A SpaceX Falcon Heavy on Jan. 15, 2023, launched USSF-67, a national security mission carrying multiple payloads, including three developed by the Space Rapid Capabilities Office. Credit: SpaceX

When a SpaceX Falcon Heavy launched a national security mission to geostationary Earth orbit Jan. 15, the Space Force revealed that three of the payloads onboard were developed by one of its most secretive agencies, the Space Rapid Capabilities Office.

The announcement was unusual as the Space RCO, based at Kirtland Air Force Base, New Mexico, operates under the radar and rarely advertises what it does.

Kelly Hammett, director and program executive officer for the Space Rapid Capabilities Office, based at Kirtland Air Force Base, New Mexico.

Kelly Hammett, director of the Space RCO, said the decision to publicize the satellites on the USSF-67 mission is part of a broader effort to start shedding the office’s cloak of secrecy.

“We’re going to be a little bit more open about what we do,” he told SpaceNews in a recent interview.

Before taking over as head of the Space RCO seven months ago, Hammett ran the directed energy division of the Air Force Research Laboratory. One of his goals for the space agency is to boost its visibility on Capitol Hill and work with a wider swath of the space industry.

That is hard to do “if people don’t know we exist or what we do,” he said.


The office is one of three acquisition organizations within the Space Force, along with the Space Development Agency and the much larger Space Systems Command.

Congress established the Space RCO in the 2018 National Defense Authorization Act. Its main backer in Congress was Sen. Martin Heinrich (D-N.M).

Heinrich for years had been critical of the Air Force for not supporting the Operationally Responsive Space (ORS) Office at Kirtland Air Force Base. The ORS Office was established in 2007 to handle fast-response space systems and smaller satellites but the Air Force by 2013 stopped funding the office so it could fold its activities into its main space procurement shop in Los Angeles, the Space and Missile Systems Center.

Congress nevertheless kept adding money for ORS for several years and Heinrich ultimately pushed to create a separate organization for rapid space acquisitions that would be independent and physically separated from the Space and Missile Systems Center, which is now the Space Systems Command. And the Space RCO was born.

Heinrich and other lawmakers at the time also complained that the Air Force’s procurement bureaucracy was not agile enough to respond to challenges posed by rival space powers threatening to target U.S. systems with anti-satellite weapons.

The Space Rapid Capabilities Office operates with far more autonomy than most military procurement shops.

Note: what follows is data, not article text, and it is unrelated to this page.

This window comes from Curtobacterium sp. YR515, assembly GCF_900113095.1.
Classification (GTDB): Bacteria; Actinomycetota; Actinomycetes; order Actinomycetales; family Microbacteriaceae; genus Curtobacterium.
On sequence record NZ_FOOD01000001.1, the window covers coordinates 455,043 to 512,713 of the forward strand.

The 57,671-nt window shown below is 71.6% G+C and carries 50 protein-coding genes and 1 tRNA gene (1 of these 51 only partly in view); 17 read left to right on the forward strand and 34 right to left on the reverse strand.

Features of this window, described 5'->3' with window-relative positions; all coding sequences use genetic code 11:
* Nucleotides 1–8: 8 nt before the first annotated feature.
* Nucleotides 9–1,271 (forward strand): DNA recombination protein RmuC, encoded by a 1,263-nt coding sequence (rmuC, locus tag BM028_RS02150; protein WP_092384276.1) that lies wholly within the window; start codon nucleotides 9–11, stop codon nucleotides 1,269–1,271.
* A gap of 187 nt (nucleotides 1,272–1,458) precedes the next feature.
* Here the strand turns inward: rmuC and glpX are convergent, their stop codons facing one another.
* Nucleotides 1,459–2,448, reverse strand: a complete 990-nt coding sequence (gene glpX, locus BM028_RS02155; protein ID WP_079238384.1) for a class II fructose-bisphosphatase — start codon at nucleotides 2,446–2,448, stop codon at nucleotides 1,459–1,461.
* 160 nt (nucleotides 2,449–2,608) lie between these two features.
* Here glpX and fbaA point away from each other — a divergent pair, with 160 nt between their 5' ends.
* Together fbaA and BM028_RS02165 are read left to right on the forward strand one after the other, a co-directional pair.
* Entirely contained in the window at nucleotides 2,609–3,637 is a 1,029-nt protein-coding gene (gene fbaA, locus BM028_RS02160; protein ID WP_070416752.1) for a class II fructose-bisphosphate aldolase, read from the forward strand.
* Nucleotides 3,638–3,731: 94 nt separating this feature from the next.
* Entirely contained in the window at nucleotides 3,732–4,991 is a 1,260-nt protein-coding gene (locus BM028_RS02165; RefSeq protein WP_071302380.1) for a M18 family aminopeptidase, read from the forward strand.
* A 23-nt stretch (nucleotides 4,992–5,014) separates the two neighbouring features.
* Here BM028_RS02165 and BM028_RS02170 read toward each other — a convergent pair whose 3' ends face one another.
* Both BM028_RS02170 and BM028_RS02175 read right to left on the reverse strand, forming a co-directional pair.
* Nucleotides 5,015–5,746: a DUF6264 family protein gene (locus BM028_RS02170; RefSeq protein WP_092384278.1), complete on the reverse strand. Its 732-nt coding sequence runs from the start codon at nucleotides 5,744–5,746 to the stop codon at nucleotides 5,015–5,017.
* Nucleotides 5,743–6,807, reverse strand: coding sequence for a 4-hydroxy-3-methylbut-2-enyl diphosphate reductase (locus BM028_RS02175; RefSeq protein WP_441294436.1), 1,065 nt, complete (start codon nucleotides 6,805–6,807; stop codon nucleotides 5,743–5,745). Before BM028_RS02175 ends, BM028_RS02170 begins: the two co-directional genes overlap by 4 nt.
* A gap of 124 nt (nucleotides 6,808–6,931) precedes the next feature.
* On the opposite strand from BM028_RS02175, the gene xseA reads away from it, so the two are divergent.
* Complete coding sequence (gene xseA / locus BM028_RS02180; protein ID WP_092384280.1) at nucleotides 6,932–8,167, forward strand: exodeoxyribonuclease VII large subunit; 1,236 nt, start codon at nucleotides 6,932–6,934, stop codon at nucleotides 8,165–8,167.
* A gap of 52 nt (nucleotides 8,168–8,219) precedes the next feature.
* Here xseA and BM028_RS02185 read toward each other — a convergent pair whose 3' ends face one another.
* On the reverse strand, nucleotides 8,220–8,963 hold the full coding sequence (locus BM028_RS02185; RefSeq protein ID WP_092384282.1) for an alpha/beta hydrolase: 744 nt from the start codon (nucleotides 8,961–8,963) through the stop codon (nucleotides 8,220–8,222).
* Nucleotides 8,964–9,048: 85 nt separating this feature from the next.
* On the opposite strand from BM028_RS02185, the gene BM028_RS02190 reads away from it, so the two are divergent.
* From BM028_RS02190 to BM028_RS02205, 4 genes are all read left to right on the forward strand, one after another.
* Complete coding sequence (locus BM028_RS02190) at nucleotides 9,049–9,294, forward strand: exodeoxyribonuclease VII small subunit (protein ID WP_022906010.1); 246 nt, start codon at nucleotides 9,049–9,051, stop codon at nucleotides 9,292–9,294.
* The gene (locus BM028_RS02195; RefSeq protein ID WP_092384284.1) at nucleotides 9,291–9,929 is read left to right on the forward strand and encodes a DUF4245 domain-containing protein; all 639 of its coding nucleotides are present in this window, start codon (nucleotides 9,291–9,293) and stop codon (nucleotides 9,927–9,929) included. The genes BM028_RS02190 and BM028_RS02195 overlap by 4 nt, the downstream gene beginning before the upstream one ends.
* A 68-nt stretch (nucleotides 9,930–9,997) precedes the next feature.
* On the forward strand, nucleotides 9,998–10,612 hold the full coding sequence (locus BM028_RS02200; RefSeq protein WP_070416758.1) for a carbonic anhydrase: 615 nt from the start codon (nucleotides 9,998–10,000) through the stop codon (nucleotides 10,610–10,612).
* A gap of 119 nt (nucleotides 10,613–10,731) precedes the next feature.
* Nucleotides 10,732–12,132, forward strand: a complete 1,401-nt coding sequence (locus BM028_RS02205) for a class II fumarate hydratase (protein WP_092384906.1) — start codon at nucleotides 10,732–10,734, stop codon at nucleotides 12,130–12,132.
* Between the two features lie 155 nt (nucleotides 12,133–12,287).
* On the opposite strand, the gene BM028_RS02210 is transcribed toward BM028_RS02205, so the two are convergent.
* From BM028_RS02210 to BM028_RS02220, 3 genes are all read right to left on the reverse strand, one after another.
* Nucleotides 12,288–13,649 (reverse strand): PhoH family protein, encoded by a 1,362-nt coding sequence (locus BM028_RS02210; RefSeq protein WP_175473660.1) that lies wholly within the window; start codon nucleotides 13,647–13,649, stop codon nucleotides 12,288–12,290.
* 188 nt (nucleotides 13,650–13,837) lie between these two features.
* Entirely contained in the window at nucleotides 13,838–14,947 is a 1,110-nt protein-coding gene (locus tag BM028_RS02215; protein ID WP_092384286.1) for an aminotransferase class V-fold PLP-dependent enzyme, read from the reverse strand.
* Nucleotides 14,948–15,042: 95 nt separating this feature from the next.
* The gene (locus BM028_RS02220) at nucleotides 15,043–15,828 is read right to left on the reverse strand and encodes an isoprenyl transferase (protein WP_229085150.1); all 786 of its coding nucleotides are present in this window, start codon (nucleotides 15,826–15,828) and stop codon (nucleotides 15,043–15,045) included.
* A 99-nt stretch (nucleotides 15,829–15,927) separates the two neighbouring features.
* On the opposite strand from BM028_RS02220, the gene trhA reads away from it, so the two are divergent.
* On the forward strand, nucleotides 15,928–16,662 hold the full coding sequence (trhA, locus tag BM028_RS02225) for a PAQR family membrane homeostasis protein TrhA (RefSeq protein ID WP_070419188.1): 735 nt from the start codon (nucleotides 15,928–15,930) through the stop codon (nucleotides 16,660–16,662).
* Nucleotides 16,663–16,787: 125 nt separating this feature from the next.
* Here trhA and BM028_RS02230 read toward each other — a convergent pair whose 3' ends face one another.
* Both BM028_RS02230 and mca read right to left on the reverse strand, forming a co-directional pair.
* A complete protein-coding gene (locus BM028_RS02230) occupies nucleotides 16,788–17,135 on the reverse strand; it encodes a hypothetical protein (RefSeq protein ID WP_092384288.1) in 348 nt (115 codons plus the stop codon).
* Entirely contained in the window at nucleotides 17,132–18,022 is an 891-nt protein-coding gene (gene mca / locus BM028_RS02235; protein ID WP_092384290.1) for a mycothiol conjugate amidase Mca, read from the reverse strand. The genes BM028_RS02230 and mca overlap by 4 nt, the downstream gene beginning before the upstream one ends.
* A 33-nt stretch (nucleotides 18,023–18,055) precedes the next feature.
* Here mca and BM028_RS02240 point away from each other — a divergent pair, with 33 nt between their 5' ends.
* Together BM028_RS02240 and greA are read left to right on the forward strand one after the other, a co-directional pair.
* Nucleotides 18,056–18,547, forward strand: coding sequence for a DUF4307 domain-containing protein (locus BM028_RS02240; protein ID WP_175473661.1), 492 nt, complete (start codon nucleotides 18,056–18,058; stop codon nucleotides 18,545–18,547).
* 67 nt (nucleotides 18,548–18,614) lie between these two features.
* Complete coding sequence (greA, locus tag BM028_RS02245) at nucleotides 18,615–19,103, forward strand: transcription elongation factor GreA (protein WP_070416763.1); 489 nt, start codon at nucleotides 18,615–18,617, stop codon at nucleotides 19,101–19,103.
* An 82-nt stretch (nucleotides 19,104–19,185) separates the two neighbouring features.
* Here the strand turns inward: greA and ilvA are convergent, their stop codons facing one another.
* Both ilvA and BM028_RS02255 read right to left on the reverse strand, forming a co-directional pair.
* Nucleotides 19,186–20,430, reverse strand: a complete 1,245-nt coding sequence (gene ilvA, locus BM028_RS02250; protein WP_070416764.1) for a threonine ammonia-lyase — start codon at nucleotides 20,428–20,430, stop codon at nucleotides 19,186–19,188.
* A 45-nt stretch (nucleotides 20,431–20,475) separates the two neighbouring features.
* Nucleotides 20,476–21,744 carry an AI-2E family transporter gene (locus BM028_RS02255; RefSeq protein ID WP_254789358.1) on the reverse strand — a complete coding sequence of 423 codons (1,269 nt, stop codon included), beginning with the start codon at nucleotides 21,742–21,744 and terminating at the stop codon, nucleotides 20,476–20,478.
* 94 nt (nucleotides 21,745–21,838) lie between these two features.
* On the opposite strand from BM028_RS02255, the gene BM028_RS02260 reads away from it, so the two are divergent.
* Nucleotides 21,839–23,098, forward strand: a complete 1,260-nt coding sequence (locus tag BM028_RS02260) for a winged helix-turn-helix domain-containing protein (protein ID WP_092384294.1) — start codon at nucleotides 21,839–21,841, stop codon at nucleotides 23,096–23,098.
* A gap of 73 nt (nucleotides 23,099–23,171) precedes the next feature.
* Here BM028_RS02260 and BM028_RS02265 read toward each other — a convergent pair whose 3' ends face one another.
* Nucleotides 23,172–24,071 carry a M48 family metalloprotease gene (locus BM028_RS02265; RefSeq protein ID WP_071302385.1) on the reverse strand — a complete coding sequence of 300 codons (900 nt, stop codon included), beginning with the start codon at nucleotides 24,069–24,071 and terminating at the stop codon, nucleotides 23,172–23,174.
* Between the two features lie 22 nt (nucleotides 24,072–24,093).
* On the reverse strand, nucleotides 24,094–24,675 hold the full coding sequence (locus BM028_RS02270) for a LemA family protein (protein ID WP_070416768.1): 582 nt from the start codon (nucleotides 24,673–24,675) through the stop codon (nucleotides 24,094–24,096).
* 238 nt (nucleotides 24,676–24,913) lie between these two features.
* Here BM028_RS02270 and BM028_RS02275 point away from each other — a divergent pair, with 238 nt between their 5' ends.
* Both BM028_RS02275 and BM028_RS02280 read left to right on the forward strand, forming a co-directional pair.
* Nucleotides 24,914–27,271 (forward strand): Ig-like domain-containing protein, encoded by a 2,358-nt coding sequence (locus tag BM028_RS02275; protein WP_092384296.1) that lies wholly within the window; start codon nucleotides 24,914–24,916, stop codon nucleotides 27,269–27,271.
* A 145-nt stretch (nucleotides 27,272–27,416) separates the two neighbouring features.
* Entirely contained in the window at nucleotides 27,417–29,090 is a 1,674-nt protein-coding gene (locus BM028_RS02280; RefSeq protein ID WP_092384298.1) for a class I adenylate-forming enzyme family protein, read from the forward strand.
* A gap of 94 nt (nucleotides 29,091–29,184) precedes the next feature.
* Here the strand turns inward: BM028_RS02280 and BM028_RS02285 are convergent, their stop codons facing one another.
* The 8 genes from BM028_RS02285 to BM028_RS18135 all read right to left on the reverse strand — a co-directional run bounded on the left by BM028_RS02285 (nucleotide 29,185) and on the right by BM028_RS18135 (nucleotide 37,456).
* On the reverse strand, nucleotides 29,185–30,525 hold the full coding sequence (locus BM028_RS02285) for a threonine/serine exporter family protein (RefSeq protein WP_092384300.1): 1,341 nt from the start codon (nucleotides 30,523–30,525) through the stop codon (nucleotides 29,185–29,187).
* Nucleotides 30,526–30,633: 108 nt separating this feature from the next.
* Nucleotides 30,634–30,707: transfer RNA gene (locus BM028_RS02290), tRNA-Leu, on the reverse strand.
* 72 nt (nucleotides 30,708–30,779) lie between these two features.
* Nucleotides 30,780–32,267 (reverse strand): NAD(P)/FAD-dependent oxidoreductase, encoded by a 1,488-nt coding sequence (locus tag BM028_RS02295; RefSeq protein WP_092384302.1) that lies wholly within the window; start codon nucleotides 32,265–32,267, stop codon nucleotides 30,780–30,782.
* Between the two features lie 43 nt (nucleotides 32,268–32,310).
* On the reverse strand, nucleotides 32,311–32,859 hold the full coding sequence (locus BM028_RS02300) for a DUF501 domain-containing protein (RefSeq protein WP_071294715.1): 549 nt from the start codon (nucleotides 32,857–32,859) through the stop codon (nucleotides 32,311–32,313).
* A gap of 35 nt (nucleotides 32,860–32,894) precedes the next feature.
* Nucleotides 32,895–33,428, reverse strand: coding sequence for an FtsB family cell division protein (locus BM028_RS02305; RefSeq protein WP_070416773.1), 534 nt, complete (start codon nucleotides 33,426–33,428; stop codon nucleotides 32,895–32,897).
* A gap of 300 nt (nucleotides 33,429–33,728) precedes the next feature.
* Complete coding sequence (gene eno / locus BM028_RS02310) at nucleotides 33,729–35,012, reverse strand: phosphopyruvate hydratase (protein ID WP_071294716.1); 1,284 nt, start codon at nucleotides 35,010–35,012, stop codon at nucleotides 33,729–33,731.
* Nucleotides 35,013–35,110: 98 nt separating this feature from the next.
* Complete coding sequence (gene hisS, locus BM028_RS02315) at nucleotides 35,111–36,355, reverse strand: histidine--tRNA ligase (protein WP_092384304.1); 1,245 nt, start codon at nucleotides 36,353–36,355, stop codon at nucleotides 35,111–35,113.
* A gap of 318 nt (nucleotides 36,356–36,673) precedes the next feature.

Space RCO was modeled after the Air Force’s Rapid Capabilities Office, established in 2003. Working mostly behind the scenes, the Air Force RCO led the development of the X-37B uncrewed reusable spaceplane and the B-21 long-range strike bomber.

The Space RCO’s workforce of about 200 people includes 80 government civilian and military officers. The rest are support contractors.

Like its Air Force counterpart, the Space RCO operates very differently than most military procurement shops, with far more autonomy and congressionally delegated authorities to allocate resources.

The agency does not disclose its annual funding, but Hammett said he expects budgets and workload to grow as the Pentagon pumps more money into space programs to compete with China.

Most RCO projects are funded by the Space Force’s classified budget, which has soared in recent years — from $3.7 billion in 2021 to $6.5 billion in 2023, according to estimates from the aerospace consulting firm Velos.

“It’s a very dynamic environment,” Hammett said. “The demand signal is growing for space systems, services and capabilities. If you watch what happened in the budget over the last couple years, the Space Force budget is just skyrocketing because of this demand signal, and a big chunk of that demand signal is coming to us.”


U.S. Space Command, responsible for military operations in the space domain, can go directly to the Space RCO to fill an urgent need. The command’s requests are approved by the RCO board of directors and don’t have to go through the Joint Chiefs of Staff’s onerous requirements-vetting process that most programs endure.

The Space RCO board of directors includes the Secretary of the Air Force, the Chief of Space Operations, the commander of U.S. Space Command and the undersecretaries of defense for research and acquisition.

Congress also gave the RCO discretion to pay for projects from a consolidated appropriations line. “There’s no magic formula for rapid acquisition,” Hammett said. “It’s using all the tools in the toolkit.”

It helps that “all my money comes in one pot so I can shift it between programs based on execution and needs. I don’t need congressional approval to reprogram funds in a year of execution. That flexibility is key,” he added.

Space RCO can award contracts of up to $1 billion with minimum red tape. “We don’t have to go to the Pentagon or to the service acquisition executive to get approval below that,” Hammett said. “It’s another thing that lets us go fast.”

Hammett said these authorities allow projects to move much faster than traditional programs, but the agency’s culture is also a major factor. As a relatively small organization, there are fewer layers of approvals than in a typical major DoD acquisition program office.

These exemptions from Pentagon red tape, whether enacted by Congress or granted by the Defense Department, are not taken for granted, said Hammett. “If we misuse any of those authorities, they will be taken away from us.”


Hammett noted that the three Space RCO smallsats launched on USSF-67 are not experiments but operational satellites supporting military activities. Two carry space situational awareness sensors, and the other has an encryption payload to protect uplink and downlink satellite communications.

“The technologies aboard these satellites will be leveraged by the Space Force and probably will proliferate to other systems,” Hammett said. He noted that the payloads were produced and delivered in less than three years, which is breakneck speed by military procurement standards.